Fast Company

Super Bowl Lesson #3 - Find A Moral Force

Von Clausewitz, the great Prussian military strategist, introduced us to the concept of “moral force.” He believed that armies that wanted to win with great conviction enjoyed a tangible advantage over less-motivated adversaries.

This “moral force” is the fuel that drives the success of the “ethonomic” companies we have covered here. They are pursuing a bigger goal, one that appeals to a larger class of stakeholders: to the community, the country, the world. Everyone, as a result, is cheering for them, including their customers, suppliers, and investors. When you have everyone on your side, it becomes easier to win.

In last Sunday’s Super Bowl game, the New Orleans Saints were playing for more than their team. They were playing for the city of New Orleans, which just four and a half years ago faced near devastation in the aftermath of Hurricane Katrina. The city the U.S. government failed to lift up out of the floods has been lifting itself up. And their journey was exemplified by the Saints, a football team that since its founding in 1967 has never made it into the Super Bowl.

As the game day approached we heard Saints players using words like “destiny” and “true calling.” They were there to do more than win a football game. They were there to show their city, state, and “maybe even a country,” as the Staints' quarterback Drew Brees said, that New Orleans is back.

As I bump into friends on the streets of New York, our conversations naturally land on the Super Bowl. When they ask who I cheered for, I tell them the Saints, and then I tell them my reason: my wife, raised in New Orleans, whose family survived Katrina, has desired this for her whole life. And then I get a pause, followed by “That's great, man. No one deserves it more than them.”

Fill your sails with the power of “moral force.” Find a purpose that will turn everyone into a fan.

1.    What is your company’s purpose?

2.    How can you exist for something bigger, something that everybody wants to succeed?

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3 Comments

  • Vernon Martin

    It’s like across a desert and searching for the oasis, when we search for a meaningful message that will take us out of the social shock of our economic paralysis. Just like a company, we as a nation, must determine or at least remember our purpose. Companies are wounded and limping and the employees are wondering whether to grab the ores and help paddle the way or jump ship and find stable ground. When we can unite for a purpose, paddling becomes the chosen way, and we row together in that direction that we all can agree. Otherwise, we may grasp a paddle, but only as a weapon to keep everyone else away as we try to secure our spot; a secure cabin on the Titanic. The lesson of the Saints, or even of New Orleans, is never give up! One player says it best: http://www.nfl.com/videos/new-...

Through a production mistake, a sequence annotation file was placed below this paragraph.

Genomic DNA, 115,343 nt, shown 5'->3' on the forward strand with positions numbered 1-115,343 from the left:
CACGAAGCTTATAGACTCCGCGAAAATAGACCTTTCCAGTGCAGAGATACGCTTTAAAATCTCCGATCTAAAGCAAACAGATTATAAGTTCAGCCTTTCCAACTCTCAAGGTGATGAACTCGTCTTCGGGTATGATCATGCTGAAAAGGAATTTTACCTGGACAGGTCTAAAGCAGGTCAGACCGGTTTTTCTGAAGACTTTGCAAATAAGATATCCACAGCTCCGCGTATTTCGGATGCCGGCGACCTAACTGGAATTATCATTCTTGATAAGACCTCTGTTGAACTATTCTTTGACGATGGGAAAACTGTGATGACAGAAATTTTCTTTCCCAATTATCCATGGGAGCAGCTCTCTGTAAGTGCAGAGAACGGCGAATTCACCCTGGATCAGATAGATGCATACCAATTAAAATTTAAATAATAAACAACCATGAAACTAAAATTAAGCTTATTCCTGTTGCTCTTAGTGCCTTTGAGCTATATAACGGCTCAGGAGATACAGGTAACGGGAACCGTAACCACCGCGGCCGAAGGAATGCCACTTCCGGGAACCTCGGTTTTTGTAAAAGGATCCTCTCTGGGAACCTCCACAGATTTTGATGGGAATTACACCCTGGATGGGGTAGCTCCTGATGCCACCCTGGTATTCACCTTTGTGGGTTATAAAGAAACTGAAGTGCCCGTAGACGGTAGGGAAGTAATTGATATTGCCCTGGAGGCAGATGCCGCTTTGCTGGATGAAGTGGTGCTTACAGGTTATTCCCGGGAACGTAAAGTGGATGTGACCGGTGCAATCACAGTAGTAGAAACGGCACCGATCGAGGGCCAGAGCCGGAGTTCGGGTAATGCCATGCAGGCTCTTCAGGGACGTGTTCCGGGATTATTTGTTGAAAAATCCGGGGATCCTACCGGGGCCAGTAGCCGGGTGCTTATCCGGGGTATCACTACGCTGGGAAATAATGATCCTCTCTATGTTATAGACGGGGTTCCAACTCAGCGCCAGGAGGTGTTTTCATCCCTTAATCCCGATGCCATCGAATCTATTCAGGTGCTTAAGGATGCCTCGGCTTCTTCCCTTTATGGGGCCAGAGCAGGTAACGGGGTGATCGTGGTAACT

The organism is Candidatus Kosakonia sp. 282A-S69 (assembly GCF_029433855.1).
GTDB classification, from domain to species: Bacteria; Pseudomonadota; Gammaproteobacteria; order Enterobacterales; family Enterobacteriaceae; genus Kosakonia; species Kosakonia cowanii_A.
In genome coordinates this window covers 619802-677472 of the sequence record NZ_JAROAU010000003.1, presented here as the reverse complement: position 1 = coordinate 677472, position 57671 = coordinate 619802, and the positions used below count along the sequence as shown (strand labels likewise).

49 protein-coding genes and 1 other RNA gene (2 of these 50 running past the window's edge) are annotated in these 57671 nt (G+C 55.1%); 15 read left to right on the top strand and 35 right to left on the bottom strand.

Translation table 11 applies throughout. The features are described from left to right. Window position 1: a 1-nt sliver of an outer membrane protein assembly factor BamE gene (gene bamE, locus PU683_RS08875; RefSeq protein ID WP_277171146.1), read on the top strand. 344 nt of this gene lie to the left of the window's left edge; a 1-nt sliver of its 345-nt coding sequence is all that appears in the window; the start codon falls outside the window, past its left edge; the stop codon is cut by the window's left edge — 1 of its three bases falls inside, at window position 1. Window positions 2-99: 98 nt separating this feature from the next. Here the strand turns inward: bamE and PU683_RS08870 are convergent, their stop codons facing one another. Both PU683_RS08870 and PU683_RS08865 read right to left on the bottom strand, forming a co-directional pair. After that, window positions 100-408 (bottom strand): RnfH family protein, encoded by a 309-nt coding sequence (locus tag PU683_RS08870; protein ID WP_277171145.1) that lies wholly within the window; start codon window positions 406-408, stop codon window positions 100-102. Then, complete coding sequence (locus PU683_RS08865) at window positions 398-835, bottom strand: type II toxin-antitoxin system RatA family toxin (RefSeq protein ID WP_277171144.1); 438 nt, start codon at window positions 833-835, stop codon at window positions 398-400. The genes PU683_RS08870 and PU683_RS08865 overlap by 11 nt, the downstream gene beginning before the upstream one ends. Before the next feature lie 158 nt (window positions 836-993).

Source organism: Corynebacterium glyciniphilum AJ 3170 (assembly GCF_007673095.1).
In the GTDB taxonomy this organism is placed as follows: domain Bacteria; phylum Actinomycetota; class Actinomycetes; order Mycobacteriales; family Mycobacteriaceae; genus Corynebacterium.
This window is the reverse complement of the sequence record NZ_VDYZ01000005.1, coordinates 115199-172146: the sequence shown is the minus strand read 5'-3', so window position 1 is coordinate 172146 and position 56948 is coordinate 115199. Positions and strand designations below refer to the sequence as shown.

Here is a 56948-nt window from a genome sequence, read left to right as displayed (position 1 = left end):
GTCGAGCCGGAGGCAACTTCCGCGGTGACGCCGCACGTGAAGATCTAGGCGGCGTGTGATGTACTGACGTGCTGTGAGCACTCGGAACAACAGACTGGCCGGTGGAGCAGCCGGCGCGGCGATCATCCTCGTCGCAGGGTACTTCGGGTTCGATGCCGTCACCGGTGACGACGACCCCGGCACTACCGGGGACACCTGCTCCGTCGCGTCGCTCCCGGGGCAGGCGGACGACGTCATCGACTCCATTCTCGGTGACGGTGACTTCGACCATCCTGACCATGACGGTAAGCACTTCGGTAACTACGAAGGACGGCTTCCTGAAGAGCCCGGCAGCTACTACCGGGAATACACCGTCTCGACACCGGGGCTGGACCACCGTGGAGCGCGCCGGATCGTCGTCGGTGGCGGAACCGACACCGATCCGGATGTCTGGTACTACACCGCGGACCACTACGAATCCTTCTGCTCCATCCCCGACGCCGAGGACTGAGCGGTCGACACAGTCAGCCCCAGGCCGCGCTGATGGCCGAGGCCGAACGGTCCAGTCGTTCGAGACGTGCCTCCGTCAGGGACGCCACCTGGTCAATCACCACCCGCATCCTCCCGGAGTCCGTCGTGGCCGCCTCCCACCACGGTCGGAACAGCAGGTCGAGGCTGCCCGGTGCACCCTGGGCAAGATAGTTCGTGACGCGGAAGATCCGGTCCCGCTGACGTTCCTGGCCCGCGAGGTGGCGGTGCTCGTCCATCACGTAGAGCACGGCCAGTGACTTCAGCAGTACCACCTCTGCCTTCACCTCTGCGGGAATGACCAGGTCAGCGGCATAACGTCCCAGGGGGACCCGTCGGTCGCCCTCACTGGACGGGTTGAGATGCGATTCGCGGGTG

Vernon Martin, http://vernonmartincoaching.co...

  • Dan Rockwell

    Kaihan,

    I've been following your blogs and enjoy them. I wonder if moral force needs an enemy? Moral force emerges out of something to prove.

    Vision rooted in moral force enables us to reach beyond our limits, rise above our failures, and crush our enemies.

    Once a "moral imperative" captures us... and that is what happens, we become "evangelist" calling people to join the team that will defeat a giant foe.

    Moral imperatives enable us to expand the dream rather than narrowing the team.

    Don't narrow the dream, expand the team. http://leadershipfreak.wordpre...

    Regards,

    Leadership Freak
    Dan Rockwell

  • Beryl Wing

    Fabulous. A moral force that goes beyond motivating those in your company to succeed. A moral force that creates stakeholders out of those in your company's world and motivates them to root for your success because of the moral rightness of the endeavor. How to create a vision that big and craft it in a way that arouses such passion. Food for thought.